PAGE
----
If you’re looking to stay close to the airport, Nawiliwili Bay and Downtown Lihue are beautiful and conveniently located. Further north, in Wailua, you can find tons of discounted hotel, resort and condo accommodations from $100-200 a night. Papaloa Road and Aleka Loop are particularly saturated with awesome deals.
Camping in Eastern Kauai
Tree tunnel linking the east side of Kauai to Koloa and Poipu - Hawaii Tourism Authority (HTA) / Tor Johnson
There are a few great drive-up campsites on the eastern shore of Kauai. Lydgate Park has excellent beach camping just a few miles north of the airport. The bathrooms and facilities are extremely well maintained.
There is also a privately run campground further north called Kumu Campground. Private campgrounds are nice as they often have amenities you might not be used to at public, government-run campsites. At Kumu Beach, there are hot showers, electricity at pavilions and bathrooms, as well as a range of camping styles to choose from including tent camping, yurts, bungalows and cottage.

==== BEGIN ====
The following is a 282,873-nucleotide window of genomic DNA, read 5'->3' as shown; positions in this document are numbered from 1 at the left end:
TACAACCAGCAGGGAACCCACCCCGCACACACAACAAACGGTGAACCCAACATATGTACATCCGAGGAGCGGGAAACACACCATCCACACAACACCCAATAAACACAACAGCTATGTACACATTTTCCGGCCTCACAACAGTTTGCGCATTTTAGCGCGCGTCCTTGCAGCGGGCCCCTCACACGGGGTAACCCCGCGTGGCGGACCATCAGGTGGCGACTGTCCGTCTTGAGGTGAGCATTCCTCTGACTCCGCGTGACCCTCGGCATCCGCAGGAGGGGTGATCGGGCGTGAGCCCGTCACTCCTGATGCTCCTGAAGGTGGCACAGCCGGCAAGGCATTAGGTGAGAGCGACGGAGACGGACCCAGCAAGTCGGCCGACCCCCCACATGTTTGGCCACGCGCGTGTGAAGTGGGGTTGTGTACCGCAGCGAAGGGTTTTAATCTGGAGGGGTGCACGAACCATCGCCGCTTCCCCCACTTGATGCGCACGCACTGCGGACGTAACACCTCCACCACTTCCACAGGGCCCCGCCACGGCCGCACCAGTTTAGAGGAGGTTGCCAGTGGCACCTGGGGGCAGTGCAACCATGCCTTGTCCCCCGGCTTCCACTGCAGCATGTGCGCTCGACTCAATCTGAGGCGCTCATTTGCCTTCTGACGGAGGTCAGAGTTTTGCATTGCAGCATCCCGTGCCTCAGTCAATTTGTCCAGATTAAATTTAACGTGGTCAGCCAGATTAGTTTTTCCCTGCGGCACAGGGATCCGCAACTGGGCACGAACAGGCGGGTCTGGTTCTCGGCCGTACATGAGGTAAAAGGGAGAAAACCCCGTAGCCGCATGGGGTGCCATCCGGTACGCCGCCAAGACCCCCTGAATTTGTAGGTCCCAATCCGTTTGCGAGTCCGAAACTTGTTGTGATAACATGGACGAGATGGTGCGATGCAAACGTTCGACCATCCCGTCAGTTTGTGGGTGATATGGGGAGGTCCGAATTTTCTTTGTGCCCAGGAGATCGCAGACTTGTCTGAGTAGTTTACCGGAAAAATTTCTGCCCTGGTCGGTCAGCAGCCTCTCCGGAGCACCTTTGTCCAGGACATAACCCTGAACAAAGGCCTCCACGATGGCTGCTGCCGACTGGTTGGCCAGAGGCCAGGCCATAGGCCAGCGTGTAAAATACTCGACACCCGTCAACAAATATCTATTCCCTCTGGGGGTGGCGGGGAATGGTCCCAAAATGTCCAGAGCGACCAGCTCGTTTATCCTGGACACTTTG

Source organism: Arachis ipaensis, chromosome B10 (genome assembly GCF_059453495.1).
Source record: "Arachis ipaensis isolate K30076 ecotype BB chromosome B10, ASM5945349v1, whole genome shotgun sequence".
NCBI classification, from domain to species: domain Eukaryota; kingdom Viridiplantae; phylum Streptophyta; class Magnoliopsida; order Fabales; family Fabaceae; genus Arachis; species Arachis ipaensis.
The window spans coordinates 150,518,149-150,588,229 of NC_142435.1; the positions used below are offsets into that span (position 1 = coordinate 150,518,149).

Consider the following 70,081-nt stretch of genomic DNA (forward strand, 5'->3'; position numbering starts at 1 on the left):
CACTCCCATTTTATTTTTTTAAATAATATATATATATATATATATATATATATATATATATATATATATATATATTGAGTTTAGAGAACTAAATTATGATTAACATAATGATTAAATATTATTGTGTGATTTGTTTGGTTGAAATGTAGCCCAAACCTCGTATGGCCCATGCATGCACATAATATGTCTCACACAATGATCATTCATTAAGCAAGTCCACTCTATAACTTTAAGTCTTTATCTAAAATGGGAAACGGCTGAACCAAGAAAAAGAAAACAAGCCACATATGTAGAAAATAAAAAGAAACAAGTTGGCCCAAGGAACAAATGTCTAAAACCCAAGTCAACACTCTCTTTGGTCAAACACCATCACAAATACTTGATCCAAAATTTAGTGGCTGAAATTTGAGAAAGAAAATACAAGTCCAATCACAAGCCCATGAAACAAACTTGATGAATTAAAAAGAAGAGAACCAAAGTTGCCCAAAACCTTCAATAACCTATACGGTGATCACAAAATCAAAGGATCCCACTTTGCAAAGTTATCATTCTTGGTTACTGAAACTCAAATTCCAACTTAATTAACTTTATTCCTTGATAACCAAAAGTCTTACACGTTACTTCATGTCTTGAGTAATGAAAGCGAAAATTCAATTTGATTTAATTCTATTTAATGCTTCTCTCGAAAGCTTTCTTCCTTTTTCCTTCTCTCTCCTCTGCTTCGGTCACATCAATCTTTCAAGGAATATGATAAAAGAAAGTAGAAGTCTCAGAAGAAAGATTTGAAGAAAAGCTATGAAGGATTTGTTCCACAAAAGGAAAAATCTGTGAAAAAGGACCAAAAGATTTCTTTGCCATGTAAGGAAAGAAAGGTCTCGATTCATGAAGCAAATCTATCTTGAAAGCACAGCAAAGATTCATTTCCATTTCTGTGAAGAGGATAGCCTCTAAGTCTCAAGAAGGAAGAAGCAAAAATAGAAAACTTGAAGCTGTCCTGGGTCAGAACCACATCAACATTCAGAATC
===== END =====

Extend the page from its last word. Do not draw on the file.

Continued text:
Kealia Beach Park
Kealia Beach Park on the eastern shore of the island features .5 miles of stunning green coastline. If you’re looking to surf, paddle out past the sand bar to find a nice break. This is also a great area to do some boogie boarding or other water recreation as there are lifeguards on duty.
Lydgate State Park
The salt-water pool in Lydgate State Park is an awesome destination for families. The water is some of the safest for swimming in all of Hawaii since it is largely cut off from the ocean -- this makes it awesome for snorkeling too.
Kalapaki Beach, just south of the airport, is a lovely cove that is perfect for swimming. The crescent cliff protects the cove from any rough waters, so it’s an awesome place to take a relaxing dip in the ocean.
Sleeping Giant Trail
Sleeping Giant, also known as Nounou East, is the perfect hike if you are looking to jump right into Kauai’s unique topography and vegetation. This two-mile hike takes you up into the Kauai mountains through lush Hawaiian jungle. You’ll get awesome views of the surrounding area, all the way to the ocean. Conveniently located in Wailua on east Kauai. This is a short but steep intermediate to difficult hike.
Ho’opi’i Falls Hike
If you want to tour Kauai’s waterfalls, Ho’opi’i is a great place to start. This two-mile hike takes you through two picturesque waterfalls. This is a relatively easy trail, however it’s best to go on a dry day as the mud can make the hike significantly more difficult. The trailhead can be found near the end of Kapahi Road in Kawaihau.
RELATED: Kauai Waterfalls Guide
Want to explore this lush region? Check out Shaka Guide’s Wailua Valley & Waterfalls Tour. It features 84 audio points and visits historic sites, beaches, hikes and waterfalls.